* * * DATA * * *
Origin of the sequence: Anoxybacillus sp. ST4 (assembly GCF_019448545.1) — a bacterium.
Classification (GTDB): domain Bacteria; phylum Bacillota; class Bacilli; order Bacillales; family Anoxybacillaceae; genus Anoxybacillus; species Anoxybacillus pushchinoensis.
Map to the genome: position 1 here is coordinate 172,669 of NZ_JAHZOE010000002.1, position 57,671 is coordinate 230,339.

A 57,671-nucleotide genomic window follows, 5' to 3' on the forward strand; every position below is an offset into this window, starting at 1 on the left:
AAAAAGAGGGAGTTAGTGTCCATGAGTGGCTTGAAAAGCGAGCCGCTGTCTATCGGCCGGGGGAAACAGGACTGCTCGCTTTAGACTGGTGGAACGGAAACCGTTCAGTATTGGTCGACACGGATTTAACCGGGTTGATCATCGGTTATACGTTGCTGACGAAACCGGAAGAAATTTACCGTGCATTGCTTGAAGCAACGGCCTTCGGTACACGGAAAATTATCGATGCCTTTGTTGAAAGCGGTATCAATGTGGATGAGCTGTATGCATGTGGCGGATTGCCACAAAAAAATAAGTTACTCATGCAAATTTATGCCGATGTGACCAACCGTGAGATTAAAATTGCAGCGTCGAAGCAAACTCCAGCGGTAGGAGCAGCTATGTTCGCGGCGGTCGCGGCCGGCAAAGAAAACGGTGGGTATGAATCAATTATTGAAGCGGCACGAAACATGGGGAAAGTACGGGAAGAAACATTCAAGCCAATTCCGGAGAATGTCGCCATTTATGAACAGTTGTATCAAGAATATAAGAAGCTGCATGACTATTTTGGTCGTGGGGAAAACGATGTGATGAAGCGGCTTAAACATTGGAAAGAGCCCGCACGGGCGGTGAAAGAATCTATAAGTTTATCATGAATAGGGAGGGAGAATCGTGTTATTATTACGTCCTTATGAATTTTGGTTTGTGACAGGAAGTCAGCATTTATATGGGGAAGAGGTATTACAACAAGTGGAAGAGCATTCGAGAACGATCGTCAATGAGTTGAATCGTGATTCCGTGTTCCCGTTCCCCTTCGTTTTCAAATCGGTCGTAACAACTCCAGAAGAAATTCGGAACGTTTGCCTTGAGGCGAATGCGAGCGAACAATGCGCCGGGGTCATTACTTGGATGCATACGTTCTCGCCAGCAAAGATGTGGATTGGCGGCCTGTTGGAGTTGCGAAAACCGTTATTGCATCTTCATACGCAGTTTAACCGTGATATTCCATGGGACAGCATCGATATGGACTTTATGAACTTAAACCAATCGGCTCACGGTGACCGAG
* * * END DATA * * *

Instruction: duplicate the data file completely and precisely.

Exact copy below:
Origin of the sequence: Anoxybacillus sp. ST4 (assembly GCF_019448545.1) — a bacterium.
Classification (GTDB): domain Bacteria; phylum Bacillota; class Bacilli; order Bacillales; family Anoxybacillaceae; genus Anoxybacillus; species Anoxybacillus pushchinoensis.
Map to the genome: position 1 here is coordinate 172,669 of NZ_JAHZOE010000002.1, position 57,671 is coordinate 230,339.

A 57,671-nucleotide genomic window follows, 5' to 3' on the forward strand; every position below is an offset into this window, starting at 1 on the left:
AAAAAGAGGGAGTTAGTGTCCATGAGTGGCTTGAAAAGCGAGCCGCTGTCTATCGGCCGGGGGAAACAGGACTGCTCGCTTTAGACTGGTGGAACGGAAACCGTTCAGTATTGGTCGACACGGATTTAACCGGGTTGATCATCGGTTATACGTTGCTGACGAAACCGGAAGAAATTTACCGTGCATTGCTTGAAGCAACGGCCTTCGGTACACGGAAAATTATCGATGCCTTTGTTGAAAGCGGTATCAATGTGGATGAGCTGTATGCATGTGGCGGATTGCCACAAAAAAATAAGTTACTCATGCAAATTTATGCCGATGTGACCAACCGTGAGATTAAAATTGCAGCGTCGAAGCAAACTCCAGCGGTAGGAGCAGCTATGTTCGCGGCGGTCGCGGCCGGCAAAGAAAACGGTGGGTATGAATCAATTATTGAAGCGGCACGAAACATGGGGAAAGTACGGGAAGAAACATTCAAGCCAATTCCGGAGAATGTCGCCATTTATGAACAGTTGTATCAAGAATATAAGAAGCTGCATGACTATTTTGGTCGTGGGGAAAACGATGTGATGAAGCGGCTTAAACATTGGAAAGAGCCCGCACGGGCGGTGAAAGAATCTATAAGTTTATCATGAATAGGGAGGGAGAATCGTGTTATTATTACGTCCTTATGAATTTTGGTTTGTGACAGGAAGTCAGCATTTATATGGGGAAGAGGTATTACAACAAGTGGAAGAGCATTCGAGAACGATCGTCAATGAGTTGAATCGTGATTCCGTGTTCCCGTTCCCCTTCGTTTTCAAATCGGTCGTAACAACTCCAGAAGAAATTCGGAACGTTTGCCTTGAGGCGAATGCGAGCGAACAATGCGCCGGGGTCATTACTTGGATGCATACGTTCTCGCCAGCAAAGATGTGGATTGGCGGCCTGTTGGAGTTGCGAAAACCGTTATTGCATCTTCATACGCAGTTTAACCGTGATATTCCATGGGACAGCATCGATATGGACTTTATGAACTTAAACCAATCGGCTCACGGTGACCGAG